Lifecore Rowing Machine Reviews

8 Total Score
Lifecore Rowing Machine Reviews

Reliability
8
Reputation
8
Customer Service
7

LifeCORE Fitness is based in southern California and was founded in the late 1990s. The company literature states that LifeCORE’s best asset to manufacturing is its leaders’ background as fitness retailers; they understand what customers are seeking. LifeCORE’s rowing machines are meant for use at home or in light commercial settings. The company also manufactures elliptical trainers and stationary bikes.

Models:

LifeCORE makes three rowing machines for residential and/or light commercial use. Each uses a combination of magnets and air for resistance. Prices start at $699.

  • The compact R88 is LifeCORE’s most affordable rower. It is only under warranty for home use. This machine sits about 15” from the floor. Six levels of resistance are available, and changes are made manually. The R88’s computer monitor provides a pacer but does not have preset workout programs.
  • The R88 PRO is also under warranty for home use only. Unlike the basic R88, it is raised high from the ground and has pivoting foot rests. The pivoting foot rests let the rider’s lower body have more natural movement. Like the  R88, it has six levels of resistance. There are no preset workout options.
  • The R100 is LifeCORE’s top rowing machine. It is the only model with a light commercial warranty option. It is also the only LifeCORE rower with preset programs (11). It has 16 levels of resistance, whereas the other LifeCORE rowing machines have six.

The Great:
  • Quiet Operation: Magnetic resistance helps ensure quiet operation. Also, LifeCORE uses belt drives instead of chains.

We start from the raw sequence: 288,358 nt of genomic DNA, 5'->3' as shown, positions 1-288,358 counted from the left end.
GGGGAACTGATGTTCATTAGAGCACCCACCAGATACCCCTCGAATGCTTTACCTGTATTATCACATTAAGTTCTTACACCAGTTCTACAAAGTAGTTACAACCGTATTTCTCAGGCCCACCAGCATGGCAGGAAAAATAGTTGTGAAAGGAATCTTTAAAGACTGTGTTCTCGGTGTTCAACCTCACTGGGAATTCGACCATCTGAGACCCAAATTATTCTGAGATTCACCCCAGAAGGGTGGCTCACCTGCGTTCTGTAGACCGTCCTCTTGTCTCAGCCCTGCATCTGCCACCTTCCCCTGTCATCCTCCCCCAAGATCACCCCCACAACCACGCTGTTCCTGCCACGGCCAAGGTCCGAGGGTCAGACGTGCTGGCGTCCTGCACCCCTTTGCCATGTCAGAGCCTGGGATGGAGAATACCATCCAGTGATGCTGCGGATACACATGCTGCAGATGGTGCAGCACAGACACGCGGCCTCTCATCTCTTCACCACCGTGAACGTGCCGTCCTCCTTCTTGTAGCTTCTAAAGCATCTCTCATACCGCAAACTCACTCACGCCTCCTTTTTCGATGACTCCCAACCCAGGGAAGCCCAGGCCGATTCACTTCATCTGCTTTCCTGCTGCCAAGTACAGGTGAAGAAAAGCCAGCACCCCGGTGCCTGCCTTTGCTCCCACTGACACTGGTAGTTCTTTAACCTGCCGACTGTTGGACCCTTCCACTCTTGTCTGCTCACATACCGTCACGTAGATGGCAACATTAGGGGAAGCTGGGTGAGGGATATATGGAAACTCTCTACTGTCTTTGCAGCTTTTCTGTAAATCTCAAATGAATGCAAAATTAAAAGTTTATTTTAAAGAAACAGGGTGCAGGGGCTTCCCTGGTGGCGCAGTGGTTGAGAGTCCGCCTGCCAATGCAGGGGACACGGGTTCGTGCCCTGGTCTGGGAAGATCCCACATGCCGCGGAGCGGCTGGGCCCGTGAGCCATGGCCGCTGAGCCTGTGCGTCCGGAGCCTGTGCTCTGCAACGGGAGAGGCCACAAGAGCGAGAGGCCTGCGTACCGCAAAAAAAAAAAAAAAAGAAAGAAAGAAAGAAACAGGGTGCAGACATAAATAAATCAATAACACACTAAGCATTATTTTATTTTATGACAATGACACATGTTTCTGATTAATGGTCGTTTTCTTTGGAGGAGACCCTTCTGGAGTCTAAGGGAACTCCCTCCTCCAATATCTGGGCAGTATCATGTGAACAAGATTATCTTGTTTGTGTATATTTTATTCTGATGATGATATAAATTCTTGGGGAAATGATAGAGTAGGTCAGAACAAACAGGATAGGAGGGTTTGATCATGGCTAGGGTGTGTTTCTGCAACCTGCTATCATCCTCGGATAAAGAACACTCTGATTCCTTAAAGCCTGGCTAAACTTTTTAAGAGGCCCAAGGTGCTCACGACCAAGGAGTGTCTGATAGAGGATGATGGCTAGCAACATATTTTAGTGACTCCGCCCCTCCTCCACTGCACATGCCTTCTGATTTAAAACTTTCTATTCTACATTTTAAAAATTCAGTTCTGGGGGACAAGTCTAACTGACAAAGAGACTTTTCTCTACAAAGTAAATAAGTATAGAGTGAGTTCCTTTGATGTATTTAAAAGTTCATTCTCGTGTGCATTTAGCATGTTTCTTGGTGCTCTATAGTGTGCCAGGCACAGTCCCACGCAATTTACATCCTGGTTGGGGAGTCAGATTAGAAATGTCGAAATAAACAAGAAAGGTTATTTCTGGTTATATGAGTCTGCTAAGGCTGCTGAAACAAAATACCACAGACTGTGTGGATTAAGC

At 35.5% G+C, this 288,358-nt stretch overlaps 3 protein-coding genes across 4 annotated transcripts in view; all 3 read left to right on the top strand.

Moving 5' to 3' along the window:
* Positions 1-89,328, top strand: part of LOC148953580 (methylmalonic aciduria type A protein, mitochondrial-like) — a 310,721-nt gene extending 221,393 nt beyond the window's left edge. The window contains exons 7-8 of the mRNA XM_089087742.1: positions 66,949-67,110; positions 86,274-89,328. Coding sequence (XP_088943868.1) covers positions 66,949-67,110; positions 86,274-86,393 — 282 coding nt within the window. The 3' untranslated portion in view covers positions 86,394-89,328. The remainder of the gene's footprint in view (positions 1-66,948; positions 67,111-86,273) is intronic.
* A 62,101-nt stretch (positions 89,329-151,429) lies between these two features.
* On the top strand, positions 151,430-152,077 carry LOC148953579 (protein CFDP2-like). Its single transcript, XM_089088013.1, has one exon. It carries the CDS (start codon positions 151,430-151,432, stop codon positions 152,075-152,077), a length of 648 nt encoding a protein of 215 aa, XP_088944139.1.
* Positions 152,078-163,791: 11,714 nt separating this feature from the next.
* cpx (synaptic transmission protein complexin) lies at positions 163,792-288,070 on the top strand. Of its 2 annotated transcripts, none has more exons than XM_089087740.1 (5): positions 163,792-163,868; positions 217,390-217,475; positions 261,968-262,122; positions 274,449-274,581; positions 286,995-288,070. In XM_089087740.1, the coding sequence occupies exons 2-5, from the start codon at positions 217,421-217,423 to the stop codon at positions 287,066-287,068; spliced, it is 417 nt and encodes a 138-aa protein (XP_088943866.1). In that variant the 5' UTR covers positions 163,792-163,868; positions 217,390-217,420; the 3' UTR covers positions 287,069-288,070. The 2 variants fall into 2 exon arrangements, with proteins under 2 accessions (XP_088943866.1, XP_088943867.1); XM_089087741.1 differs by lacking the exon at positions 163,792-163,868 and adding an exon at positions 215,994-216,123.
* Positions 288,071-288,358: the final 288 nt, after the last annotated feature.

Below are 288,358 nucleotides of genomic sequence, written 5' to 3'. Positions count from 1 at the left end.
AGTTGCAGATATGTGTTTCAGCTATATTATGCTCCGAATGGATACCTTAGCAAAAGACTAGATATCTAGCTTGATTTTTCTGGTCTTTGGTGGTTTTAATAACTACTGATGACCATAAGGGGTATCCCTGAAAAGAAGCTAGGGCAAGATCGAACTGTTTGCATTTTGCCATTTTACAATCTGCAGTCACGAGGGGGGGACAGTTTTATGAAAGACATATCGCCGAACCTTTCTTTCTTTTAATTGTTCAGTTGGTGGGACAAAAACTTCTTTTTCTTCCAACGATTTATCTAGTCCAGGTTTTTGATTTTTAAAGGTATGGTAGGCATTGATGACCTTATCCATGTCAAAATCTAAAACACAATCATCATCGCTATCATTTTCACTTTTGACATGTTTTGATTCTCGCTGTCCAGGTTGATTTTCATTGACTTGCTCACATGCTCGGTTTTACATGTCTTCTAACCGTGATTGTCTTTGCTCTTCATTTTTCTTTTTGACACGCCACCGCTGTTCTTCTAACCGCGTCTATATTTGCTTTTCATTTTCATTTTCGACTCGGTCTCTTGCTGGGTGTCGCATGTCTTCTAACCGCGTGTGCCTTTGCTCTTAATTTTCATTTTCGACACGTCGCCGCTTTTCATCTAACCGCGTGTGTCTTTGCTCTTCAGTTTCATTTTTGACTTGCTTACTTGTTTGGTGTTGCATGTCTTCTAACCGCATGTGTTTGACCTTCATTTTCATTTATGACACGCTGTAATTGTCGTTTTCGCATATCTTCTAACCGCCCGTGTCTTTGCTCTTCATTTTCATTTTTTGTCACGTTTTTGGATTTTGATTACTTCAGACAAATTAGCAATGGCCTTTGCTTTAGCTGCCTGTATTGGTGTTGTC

• Data: A simple LCD monitor shows 500 m time, total time elapsed, strokes per minute, total strokes, calories, speed, distance and pulse.
  • Wireless Heart Monitor: LifeCORE rowing machines are all equipped with wireless heart rate receivers to help trainees make the most of exercise sessions. Only the R100 is sold with a compatible chest strap.
  • Moving Foot Rests: The R88 PRO and R100 have moving footrests for good ergonomics. When foot rests do not pivot, riders could get strained because their bodies aren’t following a natural motion.
  • Storage: LifeCORE rowing machines can easily be folded for storage. Transport wheels facilitate movement.
  • Warranty: LifeCORE’s home warranty on the R100 is competitive. The frame has a lifetime guarantee, parts are protected for five years and labor is free during the first year of ownership. With LifeCORE’s other rowers though, labor is limited to 90 days.




The Not-So-Great:
  • Plastic: On the R88 and R88 PRO, the flywheel housing is plastic. On the R100 and other higher quality rowing machines the flywheel has a metal casing.
  • Two Program Modes: Very little workout support is provided on the R88 and R88 PRO. Other rowing machines with comparable prices include considerably more programming. The R100 has 11 workout modes.
  • Price: LifeSPAN rowing machines seem a bit overpriced. For the R88 and R88 PRO in particular, riders can only choose from six resistance levels. Additionally, the R88’s mere 90-day labor warranty is a turnoff.
  • Customer Service: Two days in a row, this reviewer was unable to reach a LifeCORE representative when phoning during their regular business hours.



Conclusion:

LifeCORE rowers appeal to people seeking virtually silent workout machines. Owners are generally pleased with their selections, judging from customer reviews. The $699 R88 without programs might be a good choice if you seek simplicity. The R100 has programs but its price isn’t competitive. Another magnetic rower to check is the $799 Velocity Magnetic Rower. Unlike the R88 and R88 PRO, it has built-in workout programs.

Unless the quiet of a magnetic rower is essential, we’d opt for the Concept2 Model D air rower or WaterRower Natural with real water resistance.